After an absence from Liberia of 30 months, it was with much gusto that I tucked in two Evelyn’s meals in one day.
A catered lunch of dumboy and soup was how I had usually experienced the restaurant, its hearty national flavors offering take away succor from within the confines of uncomfortably frigid conference rooms.
A dine-in experience later that Friday evening allowed the restaurant, located on Gibson Avenue in Sinkor, to shine in all its glory, however.
While the customer base was worryingly small for a night that typically attracts a prodigious number of merrymakers, those present would find the meals a superb foundation on which to fortify their stomachs for a night of carousing.
Ironically, however, one of the highlights of Evelyn’s is their beverages. I believe the entire party of four found the non-alcoholic homemade ginger beer to hit a very special spot on our taste buds. Drinks were nicely garnished with a slice of fresh apple and one of us was presented with a towering, mystifying take on an upmarket slushie (he seemed to quite enjoy dismantling it).
Those looking for something a bit more hard-hitting may be best catered for by the locally produced Jungle Juice, which seemed to come in much more lovely packaging than I’d remembered. Harder spirits seemed to run quite pricey and in sharp juxtaposition to the food, appeared to be mostly of Western origin.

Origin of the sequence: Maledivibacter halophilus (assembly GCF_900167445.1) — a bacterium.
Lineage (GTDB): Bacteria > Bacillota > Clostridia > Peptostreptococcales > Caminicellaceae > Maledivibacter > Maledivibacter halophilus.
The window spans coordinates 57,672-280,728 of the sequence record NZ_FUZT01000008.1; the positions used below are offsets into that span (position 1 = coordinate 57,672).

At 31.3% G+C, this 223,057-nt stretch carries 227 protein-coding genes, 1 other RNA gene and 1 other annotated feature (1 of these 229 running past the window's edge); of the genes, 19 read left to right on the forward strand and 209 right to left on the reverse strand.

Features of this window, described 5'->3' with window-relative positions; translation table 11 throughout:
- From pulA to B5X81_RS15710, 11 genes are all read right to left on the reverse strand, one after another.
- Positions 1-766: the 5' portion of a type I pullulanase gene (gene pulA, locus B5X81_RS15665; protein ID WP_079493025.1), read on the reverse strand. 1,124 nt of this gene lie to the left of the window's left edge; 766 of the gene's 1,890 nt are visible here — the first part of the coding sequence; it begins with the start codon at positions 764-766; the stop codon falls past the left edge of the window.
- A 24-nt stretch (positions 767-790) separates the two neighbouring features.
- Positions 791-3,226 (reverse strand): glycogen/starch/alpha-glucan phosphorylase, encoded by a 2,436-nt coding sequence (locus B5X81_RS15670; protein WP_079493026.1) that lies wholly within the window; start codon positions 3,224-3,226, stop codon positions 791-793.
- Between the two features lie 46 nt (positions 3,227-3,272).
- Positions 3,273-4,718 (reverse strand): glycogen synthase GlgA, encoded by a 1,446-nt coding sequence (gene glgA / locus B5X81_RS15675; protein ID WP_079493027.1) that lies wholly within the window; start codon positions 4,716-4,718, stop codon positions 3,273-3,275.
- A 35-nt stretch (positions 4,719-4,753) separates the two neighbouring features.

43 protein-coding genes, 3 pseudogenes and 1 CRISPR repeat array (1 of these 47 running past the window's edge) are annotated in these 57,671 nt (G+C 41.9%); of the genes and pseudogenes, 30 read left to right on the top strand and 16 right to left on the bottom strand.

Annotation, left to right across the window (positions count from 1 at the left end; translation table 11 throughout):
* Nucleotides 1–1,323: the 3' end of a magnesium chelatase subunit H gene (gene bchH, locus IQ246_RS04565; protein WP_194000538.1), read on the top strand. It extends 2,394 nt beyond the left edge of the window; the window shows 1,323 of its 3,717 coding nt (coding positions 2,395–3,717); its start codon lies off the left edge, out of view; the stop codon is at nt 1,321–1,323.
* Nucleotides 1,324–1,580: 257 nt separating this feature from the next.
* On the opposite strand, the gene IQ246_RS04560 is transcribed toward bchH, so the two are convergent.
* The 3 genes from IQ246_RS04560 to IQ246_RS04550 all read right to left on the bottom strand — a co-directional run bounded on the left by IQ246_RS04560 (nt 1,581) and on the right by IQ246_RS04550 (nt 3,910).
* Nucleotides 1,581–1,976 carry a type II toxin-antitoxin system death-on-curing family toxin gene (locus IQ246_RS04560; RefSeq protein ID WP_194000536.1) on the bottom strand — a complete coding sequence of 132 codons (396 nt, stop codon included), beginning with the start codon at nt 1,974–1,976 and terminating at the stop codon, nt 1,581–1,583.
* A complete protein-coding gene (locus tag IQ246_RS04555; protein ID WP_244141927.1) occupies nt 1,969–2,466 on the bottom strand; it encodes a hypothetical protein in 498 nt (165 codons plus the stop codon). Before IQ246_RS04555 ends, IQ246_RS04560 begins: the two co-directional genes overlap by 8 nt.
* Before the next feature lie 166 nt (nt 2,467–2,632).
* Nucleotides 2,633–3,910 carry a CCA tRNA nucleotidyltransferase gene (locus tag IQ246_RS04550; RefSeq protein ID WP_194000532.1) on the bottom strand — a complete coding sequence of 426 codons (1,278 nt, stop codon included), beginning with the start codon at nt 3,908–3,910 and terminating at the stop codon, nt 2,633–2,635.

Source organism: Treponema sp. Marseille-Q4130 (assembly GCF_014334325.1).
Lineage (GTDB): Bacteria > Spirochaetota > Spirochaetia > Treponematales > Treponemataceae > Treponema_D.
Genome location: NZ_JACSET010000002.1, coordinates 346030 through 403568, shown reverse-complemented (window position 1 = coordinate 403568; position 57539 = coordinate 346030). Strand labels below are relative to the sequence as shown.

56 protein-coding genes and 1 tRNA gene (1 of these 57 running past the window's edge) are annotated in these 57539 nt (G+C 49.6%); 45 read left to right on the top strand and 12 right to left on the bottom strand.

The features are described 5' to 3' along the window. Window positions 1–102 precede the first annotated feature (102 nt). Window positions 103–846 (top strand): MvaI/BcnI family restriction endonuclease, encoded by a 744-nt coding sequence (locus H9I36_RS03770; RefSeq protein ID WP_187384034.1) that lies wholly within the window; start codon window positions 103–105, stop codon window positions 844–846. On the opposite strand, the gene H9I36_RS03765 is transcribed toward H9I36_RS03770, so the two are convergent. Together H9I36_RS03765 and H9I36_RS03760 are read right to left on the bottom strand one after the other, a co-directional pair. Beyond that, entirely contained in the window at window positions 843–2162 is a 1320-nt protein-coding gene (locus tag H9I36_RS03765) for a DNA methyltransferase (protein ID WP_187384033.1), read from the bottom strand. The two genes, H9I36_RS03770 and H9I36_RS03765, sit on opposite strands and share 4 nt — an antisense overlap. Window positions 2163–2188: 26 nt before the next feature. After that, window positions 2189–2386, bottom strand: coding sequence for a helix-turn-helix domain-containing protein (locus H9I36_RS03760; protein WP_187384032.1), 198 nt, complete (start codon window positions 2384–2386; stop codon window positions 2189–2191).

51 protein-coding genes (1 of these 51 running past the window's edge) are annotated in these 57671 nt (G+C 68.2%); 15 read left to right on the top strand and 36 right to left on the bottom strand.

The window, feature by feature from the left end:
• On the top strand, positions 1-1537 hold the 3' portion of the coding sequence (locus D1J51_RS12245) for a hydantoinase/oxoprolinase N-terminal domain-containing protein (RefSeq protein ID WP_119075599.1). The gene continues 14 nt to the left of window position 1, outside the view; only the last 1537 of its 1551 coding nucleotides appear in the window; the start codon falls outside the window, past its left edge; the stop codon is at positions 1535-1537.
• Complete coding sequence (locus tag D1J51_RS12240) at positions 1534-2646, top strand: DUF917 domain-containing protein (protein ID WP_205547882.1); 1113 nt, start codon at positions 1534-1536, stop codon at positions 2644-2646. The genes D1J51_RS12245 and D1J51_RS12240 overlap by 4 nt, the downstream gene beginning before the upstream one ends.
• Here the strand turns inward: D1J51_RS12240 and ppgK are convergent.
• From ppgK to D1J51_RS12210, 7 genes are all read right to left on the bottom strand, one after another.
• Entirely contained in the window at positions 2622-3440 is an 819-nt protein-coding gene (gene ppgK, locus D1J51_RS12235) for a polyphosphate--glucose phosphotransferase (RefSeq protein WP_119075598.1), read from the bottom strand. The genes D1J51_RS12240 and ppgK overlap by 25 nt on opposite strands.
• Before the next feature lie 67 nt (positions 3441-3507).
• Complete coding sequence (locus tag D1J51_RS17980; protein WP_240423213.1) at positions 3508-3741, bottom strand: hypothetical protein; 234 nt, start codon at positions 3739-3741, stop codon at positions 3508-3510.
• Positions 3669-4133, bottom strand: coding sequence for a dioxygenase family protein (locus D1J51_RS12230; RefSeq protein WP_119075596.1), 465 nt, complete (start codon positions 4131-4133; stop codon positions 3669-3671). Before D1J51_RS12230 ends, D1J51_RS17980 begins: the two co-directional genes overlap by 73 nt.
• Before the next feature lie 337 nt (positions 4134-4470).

I was most impressed by the generous portions. The plump, succulent chicken was a particular highlight. It’s mild, smooth flavoring belied a myriad array of understated, yet scrumptious seasonings.Â It worked well the warm and delectably moist fried plantains.
The attieke with fish was also quite solid, and not overly oily, a problem I’ve often noticed in the Liberian execution of the Ivorian staple.
Service was solid; we were the last table to leave, well after closing time, but were not rushed. Our only female companion seemed to be particularly pleased. In addition to her eat-in meal, she placed a takeaway order, gushing with satisfaction that the waiter takes care of her quite nicely whenever she comes.
A review of Evelyn’s must emphasize two particularly distinguishing characteristics.
Notably, it must be one of the most comfortable places to eat national cuisine in the whole country. I wasn’t seated in a plastic chair, the bathrooms are clean, the vibe is relaxed, climate control is just right, and the noise levels are optimal.
Secondly, like many establishments, the Liberian dishes available rotate on a daily basis. If dining with the aim of satiating a specific craving, do some advance research on what is available when to avoid disappointment.
For a comfortable and relaxing spot to dig into large portions of your favorite Liberian dishes, Evelyn’s is pretty much unparalleled. Prices are well in excess of the typical cookshop, but it offers much that they do not.
Featured photo by Freda Koomson